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Del Shannon - Runaway [LP]


Tracklist: A1 Runaway    A2 Handyman    A3 Little Town Flirt    A4 Hats Off To Larry    A5 Keep Searchin' (We'll Follow The Sun)    A6 Stranger In Town    B1 Do You Wanna Dance    B2 Two Silhouettes    B3 Hey Little Girl    B4 So Long...



A1 Runaway    
A2 Handyman    
A3 Little Town Flirt    
A4 Hats Off To Larry    
A5 Keep Searchin' (We'll Follow The Sun)    
A6 Stranger In Town    
B1 Do You Wanna Dance    
B2 Two Silhouettes    
B3 Hey Little Girl    
B4 So Long Baby    
B5 Two Kinds Of Teardrops

American Dream, but it might also be said he was one of its casualties.

Born Charles Weedon Westover, he began playing the guitar and singing at the age of 14. Runaway, which he co-wrote with Max Crook, would be his first hit single. It soared to number one in the US in 1961, and stayed there for five weeks; in the UK it topped the chart for four weeks, but later Shannon would consistently chart higher here than at home.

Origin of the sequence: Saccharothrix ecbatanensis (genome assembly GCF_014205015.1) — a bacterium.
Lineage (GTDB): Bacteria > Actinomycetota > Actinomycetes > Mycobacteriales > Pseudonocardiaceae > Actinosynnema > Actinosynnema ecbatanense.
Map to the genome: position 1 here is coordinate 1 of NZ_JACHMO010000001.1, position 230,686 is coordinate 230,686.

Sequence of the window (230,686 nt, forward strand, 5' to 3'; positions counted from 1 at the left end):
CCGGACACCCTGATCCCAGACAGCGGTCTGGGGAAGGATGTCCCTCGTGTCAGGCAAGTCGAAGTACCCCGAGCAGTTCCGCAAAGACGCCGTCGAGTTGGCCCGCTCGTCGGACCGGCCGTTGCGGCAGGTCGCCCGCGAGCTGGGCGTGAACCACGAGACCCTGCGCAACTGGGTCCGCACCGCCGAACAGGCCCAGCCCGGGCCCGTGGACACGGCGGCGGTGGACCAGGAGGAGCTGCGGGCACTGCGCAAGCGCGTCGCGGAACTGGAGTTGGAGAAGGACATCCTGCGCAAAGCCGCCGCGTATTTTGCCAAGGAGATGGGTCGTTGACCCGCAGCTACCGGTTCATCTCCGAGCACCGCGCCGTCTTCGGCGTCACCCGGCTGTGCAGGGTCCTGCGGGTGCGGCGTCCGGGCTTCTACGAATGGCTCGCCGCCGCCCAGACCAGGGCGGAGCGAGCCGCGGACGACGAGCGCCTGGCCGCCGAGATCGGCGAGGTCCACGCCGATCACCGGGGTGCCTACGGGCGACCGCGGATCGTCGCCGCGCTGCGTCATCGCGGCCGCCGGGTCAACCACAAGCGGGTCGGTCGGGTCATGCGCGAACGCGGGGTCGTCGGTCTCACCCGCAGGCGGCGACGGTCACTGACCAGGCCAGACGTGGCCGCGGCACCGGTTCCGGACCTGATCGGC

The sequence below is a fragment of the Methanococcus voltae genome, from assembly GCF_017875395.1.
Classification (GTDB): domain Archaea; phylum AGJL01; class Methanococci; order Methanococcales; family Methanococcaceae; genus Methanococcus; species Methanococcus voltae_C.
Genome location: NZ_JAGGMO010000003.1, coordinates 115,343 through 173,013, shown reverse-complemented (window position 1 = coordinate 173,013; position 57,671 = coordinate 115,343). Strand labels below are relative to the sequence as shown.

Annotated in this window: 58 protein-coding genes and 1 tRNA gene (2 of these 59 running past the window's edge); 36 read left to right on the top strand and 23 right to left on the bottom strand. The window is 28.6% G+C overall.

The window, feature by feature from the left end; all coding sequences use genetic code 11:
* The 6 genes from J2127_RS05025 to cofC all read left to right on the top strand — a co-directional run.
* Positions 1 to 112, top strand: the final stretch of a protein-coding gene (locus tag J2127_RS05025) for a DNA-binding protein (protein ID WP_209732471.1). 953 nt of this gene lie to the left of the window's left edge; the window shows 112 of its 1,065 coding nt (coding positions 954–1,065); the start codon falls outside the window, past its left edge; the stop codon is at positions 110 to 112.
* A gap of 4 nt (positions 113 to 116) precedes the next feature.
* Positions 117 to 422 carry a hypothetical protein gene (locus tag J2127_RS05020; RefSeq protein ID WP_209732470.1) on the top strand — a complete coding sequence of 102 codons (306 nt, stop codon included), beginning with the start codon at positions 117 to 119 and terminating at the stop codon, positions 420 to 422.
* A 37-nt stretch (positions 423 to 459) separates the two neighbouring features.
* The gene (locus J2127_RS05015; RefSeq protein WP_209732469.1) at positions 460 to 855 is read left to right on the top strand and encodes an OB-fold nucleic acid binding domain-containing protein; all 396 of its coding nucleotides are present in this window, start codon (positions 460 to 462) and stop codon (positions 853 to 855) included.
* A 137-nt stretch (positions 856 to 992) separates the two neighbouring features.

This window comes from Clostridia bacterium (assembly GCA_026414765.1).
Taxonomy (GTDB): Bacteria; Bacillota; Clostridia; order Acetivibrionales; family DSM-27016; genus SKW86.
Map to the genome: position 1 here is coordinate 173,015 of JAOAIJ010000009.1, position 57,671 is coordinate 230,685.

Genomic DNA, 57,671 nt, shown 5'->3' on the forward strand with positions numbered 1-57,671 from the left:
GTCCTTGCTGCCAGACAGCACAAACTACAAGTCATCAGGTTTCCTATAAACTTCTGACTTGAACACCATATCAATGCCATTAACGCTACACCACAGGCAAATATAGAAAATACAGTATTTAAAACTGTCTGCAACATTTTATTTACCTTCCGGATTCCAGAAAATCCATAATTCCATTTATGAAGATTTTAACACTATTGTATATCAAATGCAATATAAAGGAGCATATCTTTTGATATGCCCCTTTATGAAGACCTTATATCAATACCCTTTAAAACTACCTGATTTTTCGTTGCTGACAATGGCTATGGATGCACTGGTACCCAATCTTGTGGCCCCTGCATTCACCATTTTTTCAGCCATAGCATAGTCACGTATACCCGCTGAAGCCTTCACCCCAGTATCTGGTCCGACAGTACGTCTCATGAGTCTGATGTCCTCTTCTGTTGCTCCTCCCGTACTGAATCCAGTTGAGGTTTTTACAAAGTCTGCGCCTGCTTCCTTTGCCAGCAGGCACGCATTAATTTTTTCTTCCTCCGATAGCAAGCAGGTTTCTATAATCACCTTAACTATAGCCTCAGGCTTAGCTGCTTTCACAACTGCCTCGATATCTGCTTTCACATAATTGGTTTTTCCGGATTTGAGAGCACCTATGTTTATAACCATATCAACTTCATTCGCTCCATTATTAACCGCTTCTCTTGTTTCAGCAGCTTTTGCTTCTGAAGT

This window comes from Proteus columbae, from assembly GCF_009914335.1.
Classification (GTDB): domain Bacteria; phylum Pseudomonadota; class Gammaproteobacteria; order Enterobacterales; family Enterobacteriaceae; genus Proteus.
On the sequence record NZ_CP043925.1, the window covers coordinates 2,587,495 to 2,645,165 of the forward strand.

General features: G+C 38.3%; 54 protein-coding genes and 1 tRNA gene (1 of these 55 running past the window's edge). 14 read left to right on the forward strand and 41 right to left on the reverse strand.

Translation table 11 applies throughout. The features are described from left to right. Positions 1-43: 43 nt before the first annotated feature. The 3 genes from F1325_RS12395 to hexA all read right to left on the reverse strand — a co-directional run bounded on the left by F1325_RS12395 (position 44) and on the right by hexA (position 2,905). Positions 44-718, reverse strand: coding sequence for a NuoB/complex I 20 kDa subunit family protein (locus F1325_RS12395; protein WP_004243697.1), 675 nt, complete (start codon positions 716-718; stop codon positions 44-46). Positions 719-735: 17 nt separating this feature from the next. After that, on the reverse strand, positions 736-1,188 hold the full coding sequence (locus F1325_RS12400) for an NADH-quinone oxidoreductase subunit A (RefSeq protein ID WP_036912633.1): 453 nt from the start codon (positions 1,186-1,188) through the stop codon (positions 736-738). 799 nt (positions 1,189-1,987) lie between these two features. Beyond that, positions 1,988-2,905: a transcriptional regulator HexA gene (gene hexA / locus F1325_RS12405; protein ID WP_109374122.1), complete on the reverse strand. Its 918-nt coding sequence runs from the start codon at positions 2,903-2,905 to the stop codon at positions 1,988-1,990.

After fading from the public eye, Shannon turned his talents to producing in the late 1960s. Alcoholism gripped him in the 1970s, and thereafter myriad problems beset his attempts to return to the peak of his powers. Despite an occasional resurfacing, Shannon suffered from depression, and took his life with a 22 calibre rifle in 1990.

Runaway, a forlorn tale of lost love, its rippling piano accompaniment driven by guitar, saxophone and bass rhythm section, guaranteed him a place in the annals of rock’n’roll. While his vocal style, which veered from silky smooth to a wicked rasp before taking off into a soaring falsetto, became his trump card, Runaway also features a surreal, unearthly electronic keyboard solo that gave this single a unique flavour.

It proved a hard act to follow. Shannon’s loud rhythm guitar, characterised by a trace of distortion in reproduction, and too many lyrics that dealt predominantly with broken hearts gave his output a certain sense of similarity. Few of his originals strayed from the model that’d given him success, yet contemporary standards offered him greater variety. The Shannon yodel is certainly apt for From Me to You, a fun replica of the Lennon/McCartney original. The Swiss Maid stands out as pure kitsch with its Alpine echoes of The Lonely Goatherd, and represents something of a high for Shannon’s own material.